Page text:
Our few days in Riyadh got us relatively used to the concept of gender segregation – not only with the ‘men only’ sections at events, but also in the malls, where there were entirely separate shops for men’s wear and those for women and children, and public toilets, for which the ladies and gents were usually on entirely separate floors instead of being next door to one another. Saudi restaurants typically only allow families to dine together, and otherwise expect men and women to eat separately, and beaches around the country are generally split into ‘families’ and ‘single men’ areas. It was no surprise, then, upon leaving Riyadh, to discover that the airport security was split into male and female sections. We looked at the sign reading ‘Women this way’ and groaned, concerned we could be stopped and unable to turn to the rest of the team for guidance. But behind the thick, grey, ominous curtain we discovered a smiling, giggling team of women, one of whom politely asked to scan our bags and proceeded to hand them straight back with a friendly grin and a ‘Have a great trip!’. To the side sat three other women in burqas, who happily chatted away and smiled as we passed. It was an oasis of calm, the most pleasant security check of all time. Here were women who were feeling relaxed and who, without the presence of men, appeared to be creating the most supportive and welcoming atmosphere imaginable. We stepped through the curtain at the other end of the women’s area to see our male colleagues acting with the usual stony-faced seriousness required for regular security checks, collecting their bags from stern and silent guards. We were smiling and laughing. They didn’t know why.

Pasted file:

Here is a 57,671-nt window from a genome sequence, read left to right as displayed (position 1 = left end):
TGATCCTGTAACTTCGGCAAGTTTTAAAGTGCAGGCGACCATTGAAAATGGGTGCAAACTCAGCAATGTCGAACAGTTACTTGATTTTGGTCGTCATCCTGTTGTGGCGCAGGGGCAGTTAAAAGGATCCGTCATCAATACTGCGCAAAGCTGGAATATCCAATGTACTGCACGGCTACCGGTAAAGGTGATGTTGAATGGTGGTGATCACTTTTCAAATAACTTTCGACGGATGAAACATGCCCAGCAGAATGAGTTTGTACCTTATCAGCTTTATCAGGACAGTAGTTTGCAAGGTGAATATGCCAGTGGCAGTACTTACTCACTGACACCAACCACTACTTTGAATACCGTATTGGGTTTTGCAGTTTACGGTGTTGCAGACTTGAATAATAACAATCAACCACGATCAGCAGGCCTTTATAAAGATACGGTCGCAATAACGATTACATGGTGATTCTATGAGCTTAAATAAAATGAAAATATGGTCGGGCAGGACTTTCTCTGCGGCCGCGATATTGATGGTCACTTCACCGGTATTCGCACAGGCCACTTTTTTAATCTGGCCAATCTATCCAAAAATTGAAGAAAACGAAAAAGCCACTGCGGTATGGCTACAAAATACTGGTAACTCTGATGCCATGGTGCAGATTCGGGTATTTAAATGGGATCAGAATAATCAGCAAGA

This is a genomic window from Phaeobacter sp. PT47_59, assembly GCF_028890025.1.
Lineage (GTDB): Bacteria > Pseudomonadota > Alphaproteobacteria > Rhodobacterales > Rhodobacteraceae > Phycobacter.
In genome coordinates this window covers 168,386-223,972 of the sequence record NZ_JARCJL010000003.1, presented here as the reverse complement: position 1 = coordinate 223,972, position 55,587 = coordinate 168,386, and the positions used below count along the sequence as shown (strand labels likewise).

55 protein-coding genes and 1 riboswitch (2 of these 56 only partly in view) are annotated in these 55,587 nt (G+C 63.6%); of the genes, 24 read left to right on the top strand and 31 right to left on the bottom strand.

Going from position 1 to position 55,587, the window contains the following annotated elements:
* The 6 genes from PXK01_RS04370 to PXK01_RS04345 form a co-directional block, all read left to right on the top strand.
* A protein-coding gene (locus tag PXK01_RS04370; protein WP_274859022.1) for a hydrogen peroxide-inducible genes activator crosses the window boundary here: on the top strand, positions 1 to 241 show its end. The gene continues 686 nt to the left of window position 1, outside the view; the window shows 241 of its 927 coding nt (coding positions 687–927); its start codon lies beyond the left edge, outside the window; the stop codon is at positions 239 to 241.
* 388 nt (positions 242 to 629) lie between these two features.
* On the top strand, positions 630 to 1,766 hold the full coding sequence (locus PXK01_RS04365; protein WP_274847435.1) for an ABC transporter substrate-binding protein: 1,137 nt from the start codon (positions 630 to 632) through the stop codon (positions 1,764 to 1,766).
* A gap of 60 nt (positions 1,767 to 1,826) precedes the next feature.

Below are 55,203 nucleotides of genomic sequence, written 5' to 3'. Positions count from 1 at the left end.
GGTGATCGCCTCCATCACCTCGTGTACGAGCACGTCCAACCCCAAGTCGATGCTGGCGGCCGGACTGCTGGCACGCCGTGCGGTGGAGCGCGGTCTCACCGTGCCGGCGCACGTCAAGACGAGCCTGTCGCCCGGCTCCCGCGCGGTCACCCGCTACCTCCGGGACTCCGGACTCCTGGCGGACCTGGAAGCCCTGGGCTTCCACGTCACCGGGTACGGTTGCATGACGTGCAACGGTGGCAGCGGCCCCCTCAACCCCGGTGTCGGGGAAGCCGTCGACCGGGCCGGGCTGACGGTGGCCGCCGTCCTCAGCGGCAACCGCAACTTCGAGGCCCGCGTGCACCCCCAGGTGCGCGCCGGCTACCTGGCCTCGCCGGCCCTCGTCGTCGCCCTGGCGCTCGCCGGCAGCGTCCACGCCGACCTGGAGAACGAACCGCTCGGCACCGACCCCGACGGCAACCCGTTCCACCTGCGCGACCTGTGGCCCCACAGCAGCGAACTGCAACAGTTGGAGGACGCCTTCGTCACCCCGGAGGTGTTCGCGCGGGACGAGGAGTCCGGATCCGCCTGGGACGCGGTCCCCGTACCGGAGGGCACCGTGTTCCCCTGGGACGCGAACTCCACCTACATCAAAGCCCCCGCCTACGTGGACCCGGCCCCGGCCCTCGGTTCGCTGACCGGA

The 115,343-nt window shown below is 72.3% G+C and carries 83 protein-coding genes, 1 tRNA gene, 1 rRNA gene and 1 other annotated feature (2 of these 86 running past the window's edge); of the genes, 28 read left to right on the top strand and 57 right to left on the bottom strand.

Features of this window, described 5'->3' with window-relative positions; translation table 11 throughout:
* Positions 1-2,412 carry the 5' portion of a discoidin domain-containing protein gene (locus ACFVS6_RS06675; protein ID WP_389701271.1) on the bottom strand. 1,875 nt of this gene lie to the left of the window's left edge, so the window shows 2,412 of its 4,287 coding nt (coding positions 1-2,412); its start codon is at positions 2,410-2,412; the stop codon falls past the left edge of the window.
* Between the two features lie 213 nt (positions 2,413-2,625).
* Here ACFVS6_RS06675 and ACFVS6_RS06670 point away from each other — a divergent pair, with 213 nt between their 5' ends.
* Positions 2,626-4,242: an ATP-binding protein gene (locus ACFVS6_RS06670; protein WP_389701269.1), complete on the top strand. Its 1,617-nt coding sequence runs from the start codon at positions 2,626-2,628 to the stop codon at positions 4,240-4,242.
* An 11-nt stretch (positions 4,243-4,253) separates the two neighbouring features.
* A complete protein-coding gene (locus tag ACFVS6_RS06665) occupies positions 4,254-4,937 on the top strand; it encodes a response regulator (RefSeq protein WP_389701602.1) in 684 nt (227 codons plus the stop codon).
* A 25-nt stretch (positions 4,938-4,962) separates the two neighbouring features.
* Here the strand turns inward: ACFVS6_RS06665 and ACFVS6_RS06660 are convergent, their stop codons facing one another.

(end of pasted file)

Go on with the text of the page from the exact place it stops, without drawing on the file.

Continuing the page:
One of the greatest benefits of working abroad is that you often find yourself in parts of the world you’d likely never have visited of your own accord, and consequently learn a great deal more about cultural norms and differences in places across the globe. There are challenges, and even conflicting moments of ‘Should I really go there?’ but ultimately every trip results in valuable experiences and knowledge that may never have been gained if the answer had simply been ‘no’. In addition, everywhere we have ever been, we’ve been accepted with the kindness of good people and their desire to show off their country in the best light. Fortunately for us, we only turn up for the parties.